People: Kristien Verheyen

This collaborative project between the Royal Veterinary College and the Animal Health Trust, with funding from World Horse Welfare, investigates the epidemiology of laminitis in Great Britain. The acronym CARE stands for Creating Awareness and Reporting Evidence about laminitis. This web-based research project aims to estimate the frequency of owner-reported laminitis in Britain, to further investigate already identified modifiable risk factors for laminitis and finally to produce evidence-based guidelines to help horse owners reduce the impact of equine laminitis.

The study

The four-year study, being conducted by PhD student Danica (Dee) Pollard, currently based at the Animal Health Trust, will take a closer look at management factors which may contribute to the development or recurrence of laminitis within the British horse and pony population. Through modifying these contributing factors, it is hoped that horse owners can significantly reduce the impact of this significant welfare problem.

Our study follows on from previous research conducted by Dr Claire Wylie where factors including rapid weight gain, increasing time since last worming, box rest in the previous week and new access to grass in the past month have been shown to increase the risk of laminitis in horses and ponies. Dr Wylie’s study also revealed that other factors such as transport in the previous week and the feeding of additional supplements were associated with a reduced risk of laminitis. These factors are of particular interest to our new study because they are all modifiable and have the potential to be changed at an owner level.

How horse owners can help

The construction of a dedicated website, which will be used to recruit thousands of horse and pony owners throughout Britain, is currently underway ( This will ensure that information from a representative sample of the population is obtained and will allow application of the study results to real-life situations. Owners of any horse or pony nationwide, regardless of whether or not their animals have a history of laminitis, will be encouraged to register and complete a baseline questionnaire. This will provide general information about their horse or pony, its health and medical history and their current management practices with regards to diet, exercise, turnout and grazing, stabling and hoof care.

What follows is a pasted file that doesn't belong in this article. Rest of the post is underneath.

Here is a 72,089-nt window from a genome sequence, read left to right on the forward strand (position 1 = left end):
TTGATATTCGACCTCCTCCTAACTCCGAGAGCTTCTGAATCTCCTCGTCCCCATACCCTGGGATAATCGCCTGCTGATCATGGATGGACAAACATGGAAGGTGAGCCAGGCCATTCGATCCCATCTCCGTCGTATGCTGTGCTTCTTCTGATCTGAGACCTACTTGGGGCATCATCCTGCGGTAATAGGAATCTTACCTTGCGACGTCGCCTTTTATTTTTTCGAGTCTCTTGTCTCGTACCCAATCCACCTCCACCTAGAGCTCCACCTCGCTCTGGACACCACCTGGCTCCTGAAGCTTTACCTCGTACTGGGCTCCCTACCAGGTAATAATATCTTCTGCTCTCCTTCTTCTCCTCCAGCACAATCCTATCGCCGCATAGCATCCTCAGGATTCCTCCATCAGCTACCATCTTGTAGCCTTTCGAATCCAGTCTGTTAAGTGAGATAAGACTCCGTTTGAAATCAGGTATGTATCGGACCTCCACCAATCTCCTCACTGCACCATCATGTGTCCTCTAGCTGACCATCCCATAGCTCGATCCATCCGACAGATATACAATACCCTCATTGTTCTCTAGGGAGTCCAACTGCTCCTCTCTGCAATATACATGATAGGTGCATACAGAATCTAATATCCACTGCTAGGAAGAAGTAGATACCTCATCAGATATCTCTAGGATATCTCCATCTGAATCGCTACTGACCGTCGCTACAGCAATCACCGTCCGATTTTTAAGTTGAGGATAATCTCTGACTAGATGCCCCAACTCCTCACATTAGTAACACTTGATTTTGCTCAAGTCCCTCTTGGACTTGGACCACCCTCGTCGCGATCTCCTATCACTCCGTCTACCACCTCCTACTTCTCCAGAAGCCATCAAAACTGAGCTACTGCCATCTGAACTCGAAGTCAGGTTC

Owners will subsequently be asked to log in once a month and edit any information that has changed since their last submission. The registered cohort of animals will then be followed over a period of two years. The advantage of such a cohort study approach is that a timeline of events will be created, which will provide a clearer association between exposure to a potential laminitis risk factor and the development of the disease. It will also allow us to estimate the incidence of laminitis, which is why it is extremely important that animals that both will and will not develop the disease participate in the project. Following horses that have never suffered from the disease as well as those that previously have had laminitis but have not had subsequent episodes will be just as important as following those that currently do suffer from the disease.

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